What are the questions? They have to do with the validity of the assumptions, and therefore the conclusions, of the IPCC and, importantly, the relationship of costs and benefits in both monetary and human terms. In other words, we must be sure the solutions being proposed are valid, the benefits are real and the end result justifies the impositions on the community, particularly the most vulnerable. You will gather that I have concerns on all three fronts.

Sometimes the very learned and clever can be brilliantly foolish, especially when seized by an apparently good cause. My request is for common sense and more of what the medievals, following Aristotle, called prudence, one of the four cardinal virtues, the “recta ratio agibilium” or right reason in doing things. We might call this a cost-benefit analysis, where costs and benefits are defined financially and morally (or humanly) and their level of probability is carefully estimated.

Are there any long term benefits from the schemes to combat global warming, apart from extra tax revenues for governments and income for those devising and implementing the schemes? Will the burdens be shared generally, or fall mainly on the shoulders of the battlers, the poor? Another useful Latin maxim is “in dubio non agitur”: don’t act when in doubt. There is no precautionary principle, only the criteria for assessing what actions are prudent.

When Galileo was placed under house arrest primarily because of his claim that the earth moved around the sun, he is said to have muttered “Eppur’ si muove” — and yet, it moves.

As for Galileo so for us, the appeal must be to the evidence, not to any consensus, whatever the levels of confusion or self-interested coercion. First of all we need adequate scientific explanations as a basis for our economic estimates. We also need history, philosophy, even theology, and many will use, perhaps create, mythologies. But most importantly we need to distinguish which is which.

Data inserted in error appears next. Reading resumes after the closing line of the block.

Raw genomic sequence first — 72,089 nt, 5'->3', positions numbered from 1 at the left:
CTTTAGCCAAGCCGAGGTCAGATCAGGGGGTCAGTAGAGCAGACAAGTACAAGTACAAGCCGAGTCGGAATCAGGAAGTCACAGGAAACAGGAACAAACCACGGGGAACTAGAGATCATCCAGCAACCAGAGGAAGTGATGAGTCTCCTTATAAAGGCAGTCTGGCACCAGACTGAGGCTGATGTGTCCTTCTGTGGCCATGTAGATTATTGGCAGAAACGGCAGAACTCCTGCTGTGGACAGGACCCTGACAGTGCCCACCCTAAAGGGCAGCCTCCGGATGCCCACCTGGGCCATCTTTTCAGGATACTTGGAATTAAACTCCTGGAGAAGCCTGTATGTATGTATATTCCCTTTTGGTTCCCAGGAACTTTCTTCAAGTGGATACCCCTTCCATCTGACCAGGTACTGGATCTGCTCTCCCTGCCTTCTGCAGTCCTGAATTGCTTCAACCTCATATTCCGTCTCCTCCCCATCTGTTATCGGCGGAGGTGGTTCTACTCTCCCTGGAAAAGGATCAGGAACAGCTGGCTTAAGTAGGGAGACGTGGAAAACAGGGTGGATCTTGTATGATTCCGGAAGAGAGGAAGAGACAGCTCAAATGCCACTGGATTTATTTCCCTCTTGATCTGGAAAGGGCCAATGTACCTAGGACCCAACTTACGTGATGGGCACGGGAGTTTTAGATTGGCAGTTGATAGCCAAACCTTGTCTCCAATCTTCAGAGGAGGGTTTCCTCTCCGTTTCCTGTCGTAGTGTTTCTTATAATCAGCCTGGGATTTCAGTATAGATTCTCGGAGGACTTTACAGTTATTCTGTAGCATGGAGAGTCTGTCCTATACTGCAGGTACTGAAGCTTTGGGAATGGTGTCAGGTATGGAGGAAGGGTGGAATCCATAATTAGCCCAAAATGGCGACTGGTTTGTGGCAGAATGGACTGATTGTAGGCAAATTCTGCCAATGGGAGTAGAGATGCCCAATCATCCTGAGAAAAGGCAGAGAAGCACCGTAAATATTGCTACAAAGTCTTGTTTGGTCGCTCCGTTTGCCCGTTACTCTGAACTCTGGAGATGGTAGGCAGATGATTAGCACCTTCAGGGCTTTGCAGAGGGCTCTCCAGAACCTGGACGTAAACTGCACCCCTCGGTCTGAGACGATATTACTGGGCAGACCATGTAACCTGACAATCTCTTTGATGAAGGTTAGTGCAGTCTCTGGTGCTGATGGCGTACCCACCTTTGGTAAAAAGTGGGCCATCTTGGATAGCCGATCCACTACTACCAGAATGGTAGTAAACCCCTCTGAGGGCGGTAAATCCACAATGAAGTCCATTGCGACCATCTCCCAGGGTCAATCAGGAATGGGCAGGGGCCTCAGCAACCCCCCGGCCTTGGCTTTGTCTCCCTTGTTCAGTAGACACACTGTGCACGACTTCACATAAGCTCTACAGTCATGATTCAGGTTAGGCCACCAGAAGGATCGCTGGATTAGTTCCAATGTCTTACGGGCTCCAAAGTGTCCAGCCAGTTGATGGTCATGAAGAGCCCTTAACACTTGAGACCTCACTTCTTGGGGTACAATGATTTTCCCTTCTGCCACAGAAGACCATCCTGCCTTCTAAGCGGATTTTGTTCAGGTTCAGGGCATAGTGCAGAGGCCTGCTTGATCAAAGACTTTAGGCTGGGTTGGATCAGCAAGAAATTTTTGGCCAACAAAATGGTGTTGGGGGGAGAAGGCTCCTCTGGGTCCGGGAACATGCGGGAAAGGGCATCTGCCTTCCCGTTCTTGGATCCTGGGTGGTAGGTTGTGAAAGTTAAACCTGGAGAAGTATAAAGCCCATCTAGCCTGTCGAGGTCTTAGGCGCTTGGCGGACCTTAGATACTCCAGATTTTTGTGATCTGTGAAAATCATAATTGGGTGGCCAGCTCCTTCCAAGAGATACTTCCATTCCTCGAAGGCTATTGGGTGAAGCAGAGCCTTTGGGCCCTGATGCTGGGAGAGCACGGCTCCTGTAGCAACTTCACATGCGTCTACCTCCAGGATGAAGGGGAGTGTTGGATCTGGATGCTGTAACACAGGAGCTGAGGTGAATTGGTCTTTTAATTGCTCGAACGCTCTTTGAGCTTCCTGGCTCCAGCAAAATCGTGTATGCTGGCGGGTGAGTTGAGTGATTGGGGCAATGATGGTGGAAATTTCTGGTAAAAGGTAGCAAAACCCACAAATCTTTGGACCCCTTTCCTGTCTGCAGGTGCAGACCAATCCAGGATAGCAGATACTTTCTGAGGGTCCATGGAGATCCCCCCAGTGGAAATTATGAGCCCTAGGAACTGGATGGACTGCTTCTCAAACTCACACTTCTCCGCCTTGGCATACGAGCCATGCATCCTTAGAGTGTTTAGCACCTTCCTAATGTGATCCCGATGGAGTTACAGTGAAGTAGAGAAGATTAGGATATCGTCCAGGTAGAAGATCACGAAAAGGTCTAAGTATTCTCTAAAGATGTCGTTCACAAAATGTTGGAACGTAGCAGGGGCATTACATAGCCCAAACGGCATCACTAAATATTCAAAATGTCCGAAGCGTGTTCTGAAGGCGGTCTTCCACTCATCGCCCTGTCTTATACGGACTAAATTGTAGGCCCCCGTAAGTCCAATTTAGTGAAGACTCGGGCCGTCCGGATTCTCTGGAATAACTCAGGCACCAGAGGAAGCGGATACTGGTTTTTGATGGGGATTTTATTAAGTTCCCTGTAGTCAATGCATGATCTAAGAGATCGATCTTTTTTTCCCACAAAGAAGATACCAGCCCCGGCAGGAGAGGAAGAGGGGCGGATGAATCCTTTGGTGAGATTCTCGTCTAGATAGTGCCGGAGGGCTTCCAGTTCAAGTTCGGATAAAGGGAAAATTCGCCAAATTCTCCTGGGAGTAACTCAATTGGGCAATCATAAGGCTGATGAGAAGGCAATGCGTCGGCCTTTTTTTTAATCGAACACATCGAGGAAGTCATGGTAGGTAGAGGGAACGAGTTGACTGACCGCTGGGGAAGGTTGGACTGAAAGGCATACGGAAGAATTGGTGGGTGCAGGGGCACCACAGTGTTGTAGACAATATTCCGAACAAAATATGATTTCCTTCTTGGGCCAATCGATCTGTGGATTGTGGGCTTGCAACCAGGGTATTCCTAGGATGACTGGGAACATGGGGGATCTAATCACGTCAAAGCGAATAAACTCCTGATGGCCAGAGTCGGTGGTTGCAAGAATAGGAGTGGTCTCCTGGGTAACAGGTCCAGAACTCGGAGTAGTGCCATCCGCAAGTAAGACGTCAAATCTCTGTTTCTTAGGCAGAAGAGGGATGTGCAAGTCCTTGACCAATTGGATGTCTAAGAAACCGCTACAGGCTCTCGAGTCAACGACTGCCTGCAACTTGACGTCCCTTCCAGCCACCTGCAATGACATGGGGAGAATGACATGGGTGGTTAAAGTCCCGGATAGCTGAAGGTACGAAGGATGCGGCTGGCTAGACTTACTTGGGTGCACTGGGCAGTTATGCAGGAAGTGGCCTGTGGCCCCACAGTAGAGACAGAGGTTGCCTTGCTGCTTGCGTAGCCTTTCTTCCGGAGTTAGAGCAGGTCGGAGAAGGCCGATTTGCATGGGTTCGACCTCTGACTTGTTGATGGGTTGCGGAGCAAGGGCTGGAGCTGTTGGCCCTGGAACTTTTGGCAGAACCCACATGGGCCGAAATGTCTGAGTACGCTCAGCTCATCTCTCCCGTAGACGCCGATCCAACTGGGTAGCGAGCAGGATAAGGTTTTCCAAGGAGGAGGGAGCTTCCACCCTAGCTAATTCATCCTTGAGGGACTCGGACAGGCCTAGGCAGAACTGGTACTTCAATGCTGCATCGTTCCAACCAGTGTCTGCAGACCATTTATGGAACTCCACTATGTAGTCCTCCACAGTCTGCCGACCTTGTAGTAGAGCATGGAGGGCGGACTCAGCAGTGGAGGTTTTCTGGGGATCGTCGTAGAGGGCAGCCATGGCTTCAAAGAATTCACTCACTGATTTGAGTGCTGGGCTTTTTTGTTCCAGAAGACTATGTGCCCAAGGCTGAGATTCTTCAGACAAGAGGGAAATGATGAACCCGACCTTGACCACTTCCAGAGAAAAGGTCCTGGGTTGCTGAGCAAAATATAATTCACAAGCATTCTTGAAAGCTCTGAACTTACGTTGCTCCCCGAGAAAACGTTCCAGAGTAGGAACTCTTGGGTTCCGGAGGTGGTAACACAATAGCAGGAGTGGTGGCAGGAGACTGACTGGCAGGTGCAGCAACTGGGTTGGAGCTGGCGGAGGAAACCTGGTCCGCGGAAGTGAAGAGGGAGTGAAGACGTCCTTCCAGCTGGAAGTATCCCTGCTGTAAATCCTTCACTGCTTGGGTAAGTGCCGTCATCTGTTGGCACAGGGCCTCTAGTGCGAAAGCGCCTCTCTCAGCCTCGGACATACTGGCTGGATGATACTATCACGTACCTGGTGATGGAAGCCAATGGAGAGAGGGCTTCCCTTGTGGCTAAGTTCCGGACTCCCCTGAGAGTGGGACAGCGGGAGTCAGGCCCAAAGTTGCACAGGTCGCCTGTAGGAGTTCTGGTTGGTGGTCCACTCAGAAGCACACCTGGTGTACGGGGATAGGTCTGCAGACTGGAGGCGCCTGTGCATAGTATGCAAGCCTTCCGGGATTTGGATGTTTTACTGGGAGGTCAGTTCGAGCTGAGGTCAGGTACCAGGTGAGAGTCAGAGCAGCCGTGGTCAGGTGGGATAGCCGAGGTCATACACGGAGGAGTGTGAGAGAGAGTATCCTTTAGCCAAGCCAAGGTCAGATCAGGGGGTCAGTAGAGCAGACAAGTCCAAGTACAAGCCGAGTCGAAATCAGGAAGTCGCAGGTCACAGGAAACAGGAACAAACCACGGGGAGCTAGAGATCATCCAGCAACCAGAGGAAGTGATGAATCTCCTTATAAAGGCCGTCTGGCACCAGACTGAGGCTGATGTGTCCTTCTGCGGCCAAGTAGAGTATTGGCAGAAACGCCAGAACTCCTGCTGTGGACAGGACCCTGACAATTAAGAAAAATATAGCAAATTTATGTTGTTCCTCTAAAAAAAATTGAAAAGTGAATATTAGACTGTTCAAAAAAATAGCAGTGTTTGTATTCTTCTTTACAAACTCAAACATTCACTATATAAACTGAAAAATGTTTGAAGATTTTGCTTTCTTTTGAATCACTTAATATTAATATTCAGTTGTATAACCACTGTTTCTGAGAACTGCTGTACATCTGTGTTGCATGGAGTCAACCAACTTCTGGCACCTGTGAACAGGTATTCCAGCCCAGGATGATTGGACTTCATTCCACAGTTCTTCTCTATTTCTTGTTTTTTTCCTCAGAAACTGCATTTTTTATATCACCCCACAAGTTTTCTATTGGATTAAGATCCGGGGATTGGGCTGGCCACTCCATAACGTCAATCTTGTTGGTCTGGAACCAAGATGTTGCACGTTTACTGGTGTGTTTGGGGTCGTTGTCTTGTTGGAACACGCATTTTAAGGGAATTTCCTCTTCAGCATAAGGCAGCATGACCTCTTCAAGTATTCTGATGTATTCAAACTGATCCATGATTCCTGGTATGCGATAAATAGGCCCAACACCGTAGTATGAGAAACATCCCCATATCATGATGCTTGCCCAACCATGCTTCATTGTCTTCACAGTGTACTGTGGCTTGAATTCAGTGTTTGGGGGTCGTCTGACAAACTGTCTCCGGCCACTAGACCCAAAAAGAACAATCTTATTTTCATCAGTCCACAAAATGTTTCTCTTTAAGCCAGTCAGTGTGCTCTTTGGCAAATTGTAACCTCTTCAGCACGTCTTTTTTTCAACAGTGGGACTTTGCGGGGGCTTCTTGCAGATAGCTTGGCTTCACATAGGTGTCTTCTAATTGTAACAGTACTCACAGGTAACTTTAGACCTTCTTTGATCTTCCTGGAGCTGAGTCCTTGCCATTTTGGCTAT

Copyright © George Pell. First published by MercatorNet.com. Cardinal Pell’s complete paper with footnotes can be found here.

By

George Pell is the Cardinal Archbishop of Sydney. Apart from his ecclesiastical qualifications, he has a Masters degree in education from Monash University in Melbourne and a PhD in Church History from Oxford University.

  • Margaret

    Poor Cardinal Pell has apparently been brainwashed with some very easily refuted claims. This article is so full of holes. The good cardinal really needs to stick to his day job. No, it has not been cooling since 1998. No, Mann’s data is not misleading. He merely made a minor error in some very esoteric math that did not substantially alter his conclusions, which are, in any case, mirrored by several other proxy studies. No, there was no huge conspiracy going on at the University of East Anglia. The situation was thoroughly investigated and the scientists exonerated. The cardinal does not have his facts straight on the science, so his conclusions can be dismissed. What interests me is why religiously conservative web sites so often air these obviously false and ill-informed claims? I can’t help thinking of the Ralph Reed/Jack Abramoff scams in which social/religious conservatives were misled and manipulated. Do Koch brothers and Exxon really think religious conservatives are so stupid and gullible that they’ll swallow this anti-science cant?